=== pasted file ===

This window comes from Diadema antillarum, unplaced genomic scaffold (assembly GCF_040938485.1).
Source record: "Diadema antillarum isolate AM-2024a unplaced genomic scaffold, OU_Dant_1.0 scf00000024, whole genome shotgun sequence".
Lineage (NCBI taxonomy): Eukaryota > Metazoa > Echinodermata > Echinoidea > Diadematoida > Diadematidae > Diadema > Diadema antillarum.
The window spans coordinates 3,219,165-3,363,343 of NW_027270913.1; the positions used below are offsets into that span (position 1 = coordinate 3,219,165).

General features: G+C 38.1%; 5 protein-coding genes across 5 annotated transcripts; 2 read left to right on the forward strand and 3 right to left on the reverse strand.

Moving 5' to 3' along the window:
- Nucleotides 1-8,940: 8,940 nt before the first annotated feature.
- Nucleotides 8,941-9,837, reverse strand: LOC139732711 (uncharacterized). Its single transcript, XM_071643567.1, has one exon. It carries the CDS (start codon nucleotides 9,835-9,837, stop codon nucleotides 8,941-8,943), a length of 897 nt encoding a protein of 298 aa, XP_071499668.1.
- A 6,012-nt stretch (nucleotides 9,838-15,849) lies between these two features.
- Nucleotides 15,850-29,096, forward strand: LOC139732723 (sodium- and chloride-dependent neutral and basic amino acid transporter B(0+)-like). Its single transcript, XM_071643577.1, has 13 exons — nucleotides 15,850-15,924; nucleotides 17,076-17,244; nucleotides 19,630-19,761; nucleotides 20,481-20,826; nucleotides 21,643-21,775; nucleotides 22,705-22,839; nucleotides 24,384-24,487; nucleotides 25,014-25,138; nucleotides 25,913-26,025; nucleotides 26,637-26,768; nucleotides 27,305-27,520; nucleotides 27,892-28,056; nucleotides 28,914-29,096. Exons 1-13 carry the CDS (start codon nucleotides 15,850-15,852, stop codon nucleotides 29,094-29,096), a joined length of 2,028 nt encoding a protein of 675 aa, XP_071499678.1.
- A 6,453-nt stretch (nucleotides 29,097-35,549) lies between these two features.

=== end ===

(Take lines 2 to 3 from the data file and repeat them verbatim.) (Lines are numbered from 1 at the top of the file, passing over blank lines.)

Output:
Source record: "Diadema antillarum isolate AM-2024a unplaced genomic scaffold, OU_Dant_1.0 scf00000024, whole genome shotgun sequence".
Lineage (NCBI taxonomy): Eukaryota > Metazoa > Echinodermata > Echinoidea > Diadematoida > Diadematidae > Diadema > Diadema antillarum.